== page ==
Masterpiece Stories

Masterpiece Story: Fons Americanus by Kara Walker

Isla Phillips-Ewen 4 February 2024 min Read

Kara Elizabeth Walker, born in 1969, is an American contemporary artist. She is known as a painter, silhouettist, print-maker, installation artist, and film-maker. In 2019, she made Fons Americanus, a large-scale public sculpture that tackled the issues of race and colonialism.

The Fons Americanus is an allegory of the Black Atlantic and really all global waters which disastrously connect Africa to America, Europe, and economic prosperity.

Kara Walker, in an interview with the Tate, 2019.

Exploring Fons Americanus by Kara Walker

A Monumental Gift to Empire

Kara Walker, Fons Americanus, 2019, Tate Modern, London, UK.

Fons Americanus played with the idea of monuments, such as the Victoria Memorial outside Buckingham Palace. It brought direct attention to the history of violence against Black people of Africa that underpins the history of empires.

Kara Walker, Fons Americanus

Kara Walker, Fons Americanus, Detail

Kara Walker, Fons Americanus, Conmmemorative Plaque

The full title was on the wall of the Tate’s Turbine Hall. The text encouraged us to confront a history often misremembered in the UK. On the photo above, Walker’s signature reads “Kara Walker, NTY”, or “Not Titled Yet”, in a play on British honors awards such as “OBE” (Order of the British Empire).

Reconfiguring Narratives and the Figure of Venus

Walker used the art historical figure Venus several times in the artwork. For example, a smaller sculpture, Shell Grotto, sat in front of the main fountain. A scalloped shell (cf. Botticelli’s The Birth of Venus) encased a drowning boy.

Shell Grotto referenced a colonial fortress on Bunce Island in Sierra Leone where men, women, and children were captured and sold into slavery.

Kara Walker, Fons Americanus

The sculpture Fons Americanus confronted us with the historical violence against Black bodies and racism that continues today. It also challenged white supremacy in art history. Atop the fountain was a majestic black Venus taking center stage in the story that Walker is re-telling.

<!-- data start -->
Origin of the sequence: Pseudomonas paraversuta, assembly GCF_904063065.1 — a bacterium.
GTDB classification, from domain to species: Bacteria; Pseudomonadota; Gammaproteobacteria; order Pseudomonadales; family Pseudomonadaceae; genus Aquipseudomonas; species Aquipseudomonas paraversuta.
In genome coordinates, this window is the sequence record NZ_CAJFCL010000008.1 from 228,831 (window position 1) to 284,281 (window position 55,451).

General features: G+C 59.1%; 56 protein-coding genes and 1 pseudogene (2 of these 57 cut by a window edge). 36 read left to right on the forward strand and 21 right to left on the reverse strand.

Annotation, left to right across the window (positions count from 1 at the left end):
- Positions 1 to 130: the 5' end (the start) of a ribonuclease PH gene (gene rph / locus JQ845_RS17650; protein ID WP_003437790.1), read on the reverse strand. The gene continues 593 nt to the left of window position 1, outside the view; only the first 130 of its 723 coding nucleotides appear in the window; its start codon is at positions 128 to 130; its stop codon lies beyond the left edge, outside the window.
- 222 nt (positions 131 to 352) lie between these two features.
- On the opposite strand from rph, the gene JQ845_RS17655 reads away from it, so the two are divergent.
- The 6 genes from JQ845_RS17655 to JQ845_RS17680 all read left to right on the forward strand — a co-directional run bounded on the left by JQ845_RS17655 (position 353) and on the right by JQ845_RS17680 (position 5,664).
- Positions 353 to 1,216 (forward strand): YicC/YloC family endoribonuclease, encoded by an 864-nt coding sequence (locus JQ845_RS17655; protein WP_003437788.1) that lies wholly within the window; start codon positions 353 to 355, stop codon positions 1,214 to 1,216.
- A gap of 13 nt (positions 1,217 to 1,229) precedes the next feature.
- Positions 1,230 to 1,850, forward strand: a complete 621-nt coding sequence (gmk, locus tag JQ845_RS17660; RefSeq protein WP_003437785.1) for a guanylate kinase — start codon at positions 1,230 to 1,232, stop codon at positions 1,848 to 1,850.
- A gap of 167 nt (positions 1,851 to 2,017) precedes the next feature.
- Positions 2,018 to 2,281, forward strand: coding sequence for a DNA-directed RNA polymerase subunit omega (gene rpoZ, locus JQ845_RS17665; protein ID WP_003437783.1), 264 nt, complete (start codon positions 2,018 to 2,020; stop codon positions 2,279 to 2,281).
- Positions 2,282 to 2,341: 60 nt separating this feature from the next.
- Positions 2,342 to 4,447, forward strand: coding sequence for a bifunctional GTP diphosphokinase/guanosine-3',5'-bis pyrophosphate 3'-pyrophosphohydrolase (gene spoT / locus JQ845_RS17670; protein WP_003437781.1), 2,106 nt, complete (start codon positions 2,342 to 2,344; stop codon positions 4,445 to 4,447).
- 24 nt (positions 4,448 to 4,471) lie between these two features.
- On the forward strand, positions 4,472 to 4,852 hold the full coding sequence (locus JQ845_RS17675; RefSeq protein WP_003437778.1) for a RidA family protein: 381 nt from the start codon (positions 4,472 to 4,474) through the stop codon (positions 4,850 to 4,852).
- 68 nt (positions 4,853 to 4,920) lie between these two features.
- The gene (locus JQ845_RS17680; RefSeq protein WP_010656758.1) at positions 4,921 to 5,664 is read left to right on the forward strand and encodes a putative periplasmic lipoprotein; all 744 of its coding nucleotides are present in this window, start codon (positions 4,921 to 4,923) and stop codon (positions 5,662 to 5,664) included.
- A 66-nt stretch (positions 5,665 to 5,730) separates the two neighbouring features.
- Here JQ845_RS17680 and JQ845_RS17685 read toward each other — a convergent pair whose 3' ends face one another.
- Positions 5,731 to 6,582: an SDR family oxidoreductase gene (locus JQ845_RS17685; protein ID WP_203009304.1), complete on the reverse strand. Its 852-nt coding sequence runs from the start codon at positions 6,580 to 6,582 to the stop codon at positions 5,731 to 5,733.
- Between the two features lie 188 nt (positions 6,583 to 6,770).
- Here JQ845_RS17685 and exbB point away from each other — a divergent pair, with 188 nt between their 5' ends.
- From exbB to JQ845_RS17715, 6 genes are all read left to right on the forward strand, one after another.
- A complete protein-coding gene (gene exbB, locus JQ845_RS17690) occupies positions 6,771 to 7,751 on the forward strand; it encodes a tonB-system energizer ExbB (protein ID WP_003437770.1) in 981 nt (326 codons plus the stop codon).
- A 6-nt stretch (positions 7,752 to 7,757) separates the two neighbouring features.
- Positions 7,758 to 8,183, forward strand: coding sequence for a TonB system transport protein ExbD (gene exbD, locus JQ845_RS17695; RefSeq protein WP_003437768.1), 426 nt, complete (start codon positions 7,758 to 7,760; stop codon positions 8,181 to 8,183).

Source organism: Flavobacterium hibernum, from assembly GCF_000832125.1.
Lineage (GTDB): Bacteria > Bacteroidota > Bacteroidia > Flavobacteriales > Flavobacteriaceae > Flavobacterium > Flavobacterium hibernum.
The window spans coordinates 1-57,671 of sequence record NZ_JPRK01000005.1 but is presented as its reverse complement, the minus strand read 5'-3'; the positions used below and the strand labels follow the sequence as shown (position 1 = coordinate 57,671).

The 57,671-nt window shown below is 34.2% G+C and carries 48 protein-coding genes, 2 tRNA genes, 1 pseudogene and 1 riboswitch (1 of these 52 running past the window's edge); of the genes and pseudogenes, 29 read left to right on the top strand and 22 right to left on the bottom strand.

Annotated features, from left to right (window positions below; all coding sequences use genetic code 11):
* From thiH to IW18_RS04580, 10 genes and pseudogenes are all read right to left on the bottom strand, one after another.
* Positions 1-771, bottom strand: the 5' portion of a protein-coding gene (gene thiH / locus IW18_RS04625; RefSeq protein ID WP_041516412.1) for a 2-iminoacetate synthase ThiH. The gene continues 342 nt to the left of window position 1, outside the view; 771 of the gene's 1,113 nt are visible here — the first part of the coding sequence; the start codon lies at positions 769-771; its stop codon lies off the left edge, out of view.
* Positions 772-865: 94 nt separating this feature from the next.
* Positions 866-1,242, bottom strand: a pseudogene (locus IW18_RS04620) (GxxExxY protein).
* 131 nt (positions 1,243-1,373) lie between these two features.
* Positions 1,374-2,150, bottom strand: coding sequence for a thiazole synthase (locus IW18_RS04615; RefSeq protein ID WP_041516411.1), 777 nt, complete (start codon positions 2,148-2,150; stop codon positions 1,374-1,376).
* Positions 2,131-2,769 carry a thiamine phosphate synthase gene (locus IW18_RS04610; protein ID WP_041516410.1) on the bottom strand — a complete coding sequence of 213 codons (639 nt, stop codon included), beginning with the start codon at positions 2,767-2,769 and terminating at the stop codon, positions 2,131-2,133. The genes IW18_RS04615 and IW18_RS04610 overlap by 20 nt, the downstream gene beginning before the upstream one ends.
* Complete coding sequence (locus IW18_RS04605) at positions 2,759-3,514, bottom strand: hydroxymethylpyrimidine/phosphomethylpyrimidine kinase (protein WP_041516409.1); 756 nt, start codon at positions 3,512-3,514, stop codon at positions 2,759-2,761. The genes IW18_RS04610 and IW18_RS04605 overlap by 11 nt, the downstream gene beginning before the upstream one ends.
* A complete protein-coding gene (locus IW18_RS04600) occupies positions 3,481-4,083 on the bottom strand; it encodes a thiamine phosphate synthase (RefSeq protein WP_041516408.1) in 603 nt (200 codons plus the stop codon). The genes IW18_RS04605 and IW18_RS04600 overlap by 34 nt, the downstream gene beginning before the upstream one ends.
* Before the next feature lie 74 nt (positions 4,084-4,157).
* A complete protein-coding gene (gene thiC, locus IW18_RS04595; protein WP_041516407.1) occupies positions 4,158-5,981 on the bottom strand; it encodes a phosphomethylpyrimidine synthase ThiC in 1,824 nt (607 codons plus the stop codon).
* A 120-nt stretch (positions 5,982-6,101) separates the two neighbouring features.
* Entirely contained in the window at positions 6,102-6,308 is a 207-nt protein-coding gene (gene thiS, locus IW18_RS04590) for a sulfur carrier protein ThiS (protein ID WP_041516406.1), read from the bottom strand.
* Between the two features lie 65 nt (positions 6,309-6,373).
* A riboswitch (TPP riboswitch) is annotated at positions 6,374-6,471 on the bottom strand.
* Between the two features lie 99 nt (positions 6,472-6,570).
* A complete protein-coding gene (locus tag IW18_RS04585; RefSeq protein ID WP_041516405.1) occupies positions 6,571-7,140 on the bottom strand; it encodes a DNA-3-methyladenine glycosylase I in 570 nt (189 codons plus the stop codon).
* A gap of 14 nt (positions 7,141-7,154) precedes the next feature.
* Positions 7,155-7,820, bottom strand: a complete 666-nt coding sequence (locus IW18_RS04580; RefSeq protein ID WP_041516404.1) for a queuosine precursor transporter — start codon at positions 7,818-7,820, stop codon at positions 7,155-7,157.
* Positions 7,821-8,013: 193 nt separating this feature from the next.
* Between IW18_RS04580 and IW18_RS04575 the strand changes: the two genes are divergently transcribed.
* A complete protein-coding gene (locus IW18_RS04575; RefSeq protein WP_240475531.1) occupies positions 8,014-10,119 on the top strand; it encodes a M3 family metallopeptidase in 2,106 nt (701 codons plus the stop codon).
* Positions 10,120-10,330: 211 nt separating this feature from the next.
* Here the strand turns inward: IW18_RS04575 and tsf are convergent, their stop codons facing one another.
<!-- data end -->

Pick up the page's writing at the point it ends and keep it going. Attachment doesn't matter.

Kara Walker Fons Americanus Thomas Stothard, The Voyage of the Sable Venus from Angola to the West Indies (1801) National Maritime Museum, Greenwich

Fons Americanus reacted to the image titled The Voyage of the Sable Venus from Angola to the West Indies by Thomas Stothard (1755-1834). In it, Stothard portrayed Venus as an African woman as propaganda to promote the transatlantic slave trade.

The amniotic fluid at the beginning of this journey is now transformed into mother’s milk and lifeblood. Mother, whet nurse, whore, saint, Host, lover – she is the daughter of waters.

Kara Walker, in an interview with the Tate, 2019.

Walker’s Figures of “The Black Atlantic” – An Art Term

The fountain of Fons Americanus presented an allegory or extended metaphor of the Black Atlantic. This is an art term that describes the fusion of black cultures with other cultures from around the Atlantic. It is a term coined by Paul Gilroy in 1993 that argues that the culture around the Atlantic is deeply shaped by the slave trade. The Black Atlantic encompasses the work of other contemporary artists like Chris OfiliEllen Gallagher, and Glenn Ligon who explore blackness through a wide range of sources.

Kara Walker, Fons Americanus, detail

Walker’s figures all symbolized different ideas around the transatlantic slave trade and violence. They also referenced an array of art-historical, literary, and cultural material.

Water and Sharks – References to Art History

I looked at a grand panorama of a whaling voyage and considered the Black Atlantic as its been represented in art by Turner, Homer, Copley and sailors themselves…my fountain yokes together racist representation and violent expression of power.

Kara Walker, in an interview with the Tate, 2019.

Kara Walker, Fons Americanus

Kara Walker Fons Americanus Winslow Homer - The Gulf Stream -

Kara Walker Fons Americanus John Singleton Copley, Watson and the Shark

Kara Walker Fons Americanus Joseph Mallord William Turner Slave Ship at Boston Museum

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